An N.Y.U. graduate student being arrested at a protest last spring
N.Y.U.s graduate students will keep pushing for union contract
By David Spett
Members of the New York University graduate students labor movement want the public to know that despite recent setbacks, theyre not going away.
Even though were not on strike right away, there still is a lot of pressure on [N.Y.U.], and we are going to continue to grow and become stronger as an organization, said Susan Valentine, a history teaching assistant and spokesperson for the movement.
Because of high turnover among the graduate students, the group needs to vote again if it wants to restart a labor action, Valentine said.
Those are decisions that need to be made collectively, so we need to get in touch with everybody to do that, she said, adding that the union will be spending the next few weeks leafleting on the street since the school year has just begun.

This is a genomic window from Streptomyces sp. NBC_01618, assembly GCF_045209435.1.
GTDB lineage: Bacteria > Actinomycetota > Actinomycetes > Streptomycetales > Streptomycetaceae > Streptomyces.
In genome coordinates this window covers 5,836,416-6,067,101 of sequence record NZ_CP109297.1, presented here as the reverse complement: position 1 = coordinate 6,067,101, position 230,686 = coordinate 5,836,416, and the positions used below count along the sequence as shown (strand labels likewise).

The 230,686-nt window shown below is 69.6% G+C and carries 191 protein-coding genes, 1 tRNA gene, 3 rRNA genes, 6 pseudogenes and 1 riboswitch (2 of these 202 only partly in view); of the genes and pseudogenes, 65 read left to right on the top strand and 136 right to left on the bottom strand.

The university continues its refusal to recognize the union, and has refused to negotiate or to issue a contract, Valentine said.
This fall, the teaching assistants returned to find their health benefits cut for the second year in a row, Valentine said.
Not only are we not consulted on changes, but were not even informed of changes, she said. We sort of independently find out these things for ourselves.
We think we can keep the pressure up on N.Y.U., Valentine said. The need to get a second contract is no less urgent.
John Beckman, an N.Y.U. spokesperson, said he doesnt believe the graduate students are correct about their health insurance.
I think the health benefits were improved this year, Beckman said. The pharmacy coverage went up to the maximum allowable [level].